Aviva ad banned for encouraging ‘dangerous and irresponsible’ driving

12.00 | 20 September 2017 | | 6 comments

An advertising campaign which set out to share the message that no-one should have to pay for other people’s bad driving, has itself been pulled for encouraging ‘dangerous and irresponsible driving’.

The Aviva advert, launched in January, features ex-F1 driver David Coulthard disguised as a rogue taxi driver, who bewilders his unwitting passengers with an array of appalling driving behaviour, including distracted driving.

The passengers are shocked as the driver demands payment for the hair-raising ride, before revealing his real identity.

When launching the campaign, Peter Markey, Aviva’s brand and marketing communications director, said: “Sadly there are still too many incidents which happen because people get into bad habits or they get distracted while driving, so we want to send out this message loud and clear – that everyone can play their part in making our roads safer, by just taking that extra care.”

However, after receiving 58 complaints from members of the public, the Advertising Standards Authority (ASA) has ruled the advert ‘must not appear again in its current form’. The ASA also told Aviva that its advertising ‘must not encourage dangerous and irresponsible driving’.

In its ruling, the ASA said: “The manner in which the car was driven was extremely reckless and given it was performed in a regular vehicle and on public roads whilst showing other vehicles to be in motion, were scenes that could potentially be emulated by viewers, putting themselves and others at a significant risk of danger by driving hazardously and in an irresponsible manner.

“Because of that, we considered that the ad had featured reckless driving behaviour on public roads and therefore concluded that the ad encouraged dangerous and irresponsible driving.”

Defending the advert, Aviva said it believed that the over the top, stylised driving and prominent warnings, all ‘contributed to the narrative that the driving behaviour depicted in the ads was being discouraged and condemned’.

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04 January 2017

Category: General news, Driver distraction.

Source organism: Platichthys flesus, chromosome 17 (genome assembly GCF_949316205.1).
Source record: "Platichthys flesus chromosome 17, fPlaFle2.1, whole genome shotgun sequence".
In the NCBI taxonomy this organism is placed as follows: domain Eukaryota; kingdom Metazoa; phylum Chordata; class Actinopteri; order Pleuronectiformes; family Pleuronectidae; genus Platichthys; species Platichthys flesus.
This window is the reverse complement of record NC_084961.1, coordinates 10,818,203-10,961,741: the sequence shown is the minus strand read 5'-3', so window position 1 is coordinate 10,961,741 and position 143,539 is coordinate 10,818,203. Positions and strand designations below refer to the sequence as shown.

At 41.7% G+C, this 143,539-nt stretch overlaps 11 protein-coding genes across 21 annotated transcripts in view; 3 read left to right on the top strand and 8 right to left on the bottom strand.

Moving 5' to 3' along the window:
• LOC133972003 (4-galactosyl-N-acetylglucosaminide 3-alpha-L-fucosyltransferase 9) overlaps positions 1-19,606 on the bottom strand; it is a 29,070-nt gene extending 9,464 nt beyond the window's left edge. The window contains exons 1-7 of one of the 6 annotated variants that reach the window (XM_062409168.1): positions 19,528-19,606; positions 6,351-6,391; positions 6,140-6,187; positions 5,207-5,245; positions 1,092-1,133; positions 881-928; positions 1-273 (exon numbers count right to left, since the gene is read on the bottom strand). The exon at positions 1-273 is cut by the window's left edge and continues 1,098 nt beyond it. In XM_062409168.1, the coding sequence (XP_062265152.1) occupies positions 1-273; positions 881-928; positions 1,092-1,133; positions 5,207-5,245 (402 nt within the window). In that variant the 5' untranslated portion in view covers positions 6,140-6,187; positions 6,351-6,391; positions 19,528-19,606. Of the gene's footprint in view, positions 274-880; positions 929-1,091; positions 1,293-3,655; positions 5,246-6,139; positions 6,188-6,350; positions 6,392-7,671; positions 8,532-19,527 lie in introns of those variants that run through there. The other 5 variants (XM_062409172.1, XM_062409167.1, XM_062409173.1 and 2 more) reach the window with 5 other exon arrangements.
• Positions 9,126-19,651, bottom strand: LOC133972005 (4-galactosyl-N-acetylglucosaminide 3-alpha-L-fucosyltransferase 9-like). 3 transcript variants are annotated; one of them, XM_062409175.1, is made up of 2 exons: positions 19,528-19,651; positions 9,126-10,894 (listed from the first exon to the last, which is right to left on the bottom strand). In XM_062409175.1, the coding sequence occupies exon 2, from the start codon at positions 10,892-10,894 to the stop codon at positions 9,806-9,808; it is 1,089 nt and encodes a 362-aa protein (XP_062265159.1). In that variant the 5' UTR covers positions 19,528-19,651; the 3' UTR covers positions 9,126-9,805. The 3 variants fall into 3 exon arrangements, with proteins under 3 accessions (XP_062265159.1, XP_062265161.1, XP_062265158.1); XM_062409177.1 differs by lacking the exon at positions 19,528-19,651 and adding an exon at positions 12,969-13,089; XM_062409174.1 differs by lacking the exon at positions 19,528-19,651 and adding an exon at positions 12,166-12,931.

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    This advert took so long to ban that the ban is utterly meaningless. Several million people saw it and it had run its course by the time the ban came in to place. The net result is Aviva have not suffered in the slightest for their error of judgement.

    Richard, UK
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    I pointed this out when the advert went live! Glad they have seen sense – ridiculous portrayal of stupid driving – assumption that you can get a taxi and they drive like a racing driver or just drive like that normally – I speak to young people regularly on road safety who thought this was “cool” and wanted to do the “tricks” e.g. doughnuts, hand brake turns car leaps etc. — Stupid at best ……Dangerous in its message.

    Alan Faulds Stenhousemuir
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    Perhqaps there should have been some information that this was done by stunt professionals on a private or closed off road road and that in no way should it be copied. Would that have satisfied the A.S.A.

    m.worthington Manchester
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    What I think we all need to learn from this is that “good ideas”, developed with good intentions, don’t necessarily end up as “good” interventions.

    Was this advert tested with the target audience? Were these potential unintended consequences highlighted during development and monitored in the testing?

    Many times I have heard people say “well if it saves one life then it is worth it” but we also need to ask: “could this do more harm than doing nothing?”

    Matt Staton, Cambridgeshire
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    I know that this is an advert and comes under greater scrutiny and legislation than normal programmes. Should we then ban Youtube videos that show crashes and other instances of dangerous driving. I certainly believe that some so called training videos for motorcyclists should be removed and have said so but all that happens is that comments are disallowed and the video continues. To be seen by all who would wish to improve their safe riding ability but are shown both dangerous practises and given poor and dangerous advice.

    Many videos come from America where a lot of training is done on the track where the practises, procedures and mind set are totally different to those that we would adopt on our roads and yet riders believe them and follow those practises believing them to be safe ones.

    Bob Craven Lancs
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    If nothing else, the ad did remind us that when using private hire cars, we consent to being driven by a stranger who, unknown to us, may be an atrocious driver – and yet as polite passengers, we tend not to say anything and just pray that we survive the journey. My ruse is to pretend I get car sick above a certain speed which certainly focuses their minds!

    Hugh Jones, Cheshire
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